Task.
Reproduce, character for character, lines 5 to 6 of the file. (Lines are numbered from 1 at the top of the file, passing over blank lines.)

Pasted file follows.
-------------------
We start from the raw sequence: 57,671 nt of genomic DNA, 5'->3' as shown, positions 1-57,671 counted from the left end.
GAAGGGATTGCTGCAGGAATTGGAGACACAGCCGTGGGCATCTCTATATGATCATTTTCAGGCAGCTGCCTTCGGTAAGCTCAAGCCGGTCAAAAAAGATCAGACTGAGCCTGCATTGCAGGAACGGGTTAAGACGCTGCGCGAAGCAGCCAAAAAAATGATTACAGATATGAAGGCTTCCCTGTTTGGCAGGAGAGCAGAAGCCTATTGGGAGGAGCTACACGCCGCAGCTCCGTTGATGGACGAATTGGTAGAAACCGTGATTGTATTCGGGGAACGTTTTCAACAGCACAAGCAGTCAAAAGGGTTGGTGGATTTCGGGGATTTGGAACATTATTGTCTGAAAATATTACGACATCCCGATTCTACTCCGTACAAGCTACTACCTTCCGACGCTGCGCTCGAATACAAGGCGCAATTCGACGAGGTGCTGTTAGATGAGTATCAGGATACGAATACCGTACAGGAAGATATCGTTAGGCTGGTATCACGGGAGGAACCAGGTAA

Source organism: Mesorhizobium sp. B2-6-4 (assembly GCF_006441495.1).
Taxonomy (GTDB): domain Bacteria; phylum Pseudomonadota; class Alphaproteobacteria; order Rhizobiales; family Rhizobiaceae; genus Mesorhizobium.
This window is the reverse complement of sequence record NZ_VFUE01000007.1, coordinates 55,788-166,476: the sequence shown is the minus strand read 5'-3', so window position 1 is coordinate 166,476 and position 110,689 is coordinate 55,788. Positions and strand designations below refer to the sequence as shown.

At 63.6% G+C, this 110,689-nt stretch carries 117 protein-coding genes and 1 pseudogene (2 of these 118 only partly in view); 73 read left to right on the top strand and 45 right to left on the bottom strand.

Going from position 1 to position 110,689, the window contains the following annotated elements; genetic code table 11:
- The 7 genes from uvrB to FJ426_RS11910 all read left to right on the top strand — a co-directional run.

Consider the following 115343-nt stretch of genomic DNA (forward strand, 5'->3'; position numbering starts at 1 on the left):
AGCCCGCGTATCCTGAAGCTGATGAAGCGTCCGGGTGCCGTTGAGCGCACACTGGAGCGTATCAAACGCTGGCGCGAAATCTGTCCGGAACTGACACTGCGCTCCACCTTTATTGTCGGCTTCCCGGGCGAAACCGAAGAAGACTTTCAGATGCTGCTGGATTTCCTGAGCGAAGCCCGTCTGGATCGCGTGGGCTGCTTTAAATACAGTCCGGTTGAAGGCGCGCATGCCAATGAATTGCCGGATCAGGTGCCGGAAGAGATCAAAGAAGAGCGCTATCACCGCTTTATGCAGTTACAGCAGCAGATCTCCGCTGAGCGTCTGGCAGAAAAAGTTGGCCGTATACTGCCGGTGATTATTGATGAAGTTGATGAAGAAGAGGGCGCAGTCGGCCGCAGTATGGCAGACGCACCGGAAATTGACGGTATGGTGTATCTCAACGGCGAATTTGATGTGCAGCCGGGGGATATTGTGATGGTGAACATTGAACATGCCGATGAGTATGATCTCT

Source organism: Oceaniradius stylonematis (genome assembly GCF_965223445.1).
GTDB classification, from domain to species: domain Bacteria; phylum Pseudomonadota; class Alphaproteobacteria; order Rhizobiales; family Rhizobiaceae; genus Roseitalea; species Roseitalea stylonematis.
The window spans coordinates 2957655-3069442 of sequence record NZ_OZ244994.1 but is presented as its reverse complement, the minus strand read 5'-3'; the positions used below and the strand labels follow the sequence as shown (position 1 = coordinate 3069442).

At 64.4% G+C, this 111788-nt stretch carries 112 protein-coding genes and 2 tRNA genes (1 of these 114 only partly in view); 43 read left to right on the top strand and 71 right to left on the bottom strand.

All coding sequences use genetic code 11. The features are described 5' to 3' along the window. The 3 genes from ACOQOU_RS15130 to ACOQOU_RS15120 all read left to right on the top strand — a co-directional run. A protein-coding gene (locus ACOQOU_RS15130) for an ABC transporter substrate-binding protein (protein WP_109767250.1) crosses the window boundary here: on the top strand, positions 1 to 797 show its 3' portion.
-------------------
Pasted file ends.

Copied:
This window is the reverse complement of sequence record NZ_VFUE01000007.1, coordinates 55,788-166,476: the sequence shown is the minus strand read 5'-3', so window position 1 is coordinate 166,476 and position 110,689 is coordinate 55,788. Positions and strand designations below refer to the sequence as shown.

At 63.6% G+C, this 110,689-nt stretch carries 117 protein-coding genes and 1 pseudogene (2 of these 118 only partly in view); 73 read left to right on the top strand and 45 right to left on the bottom strand.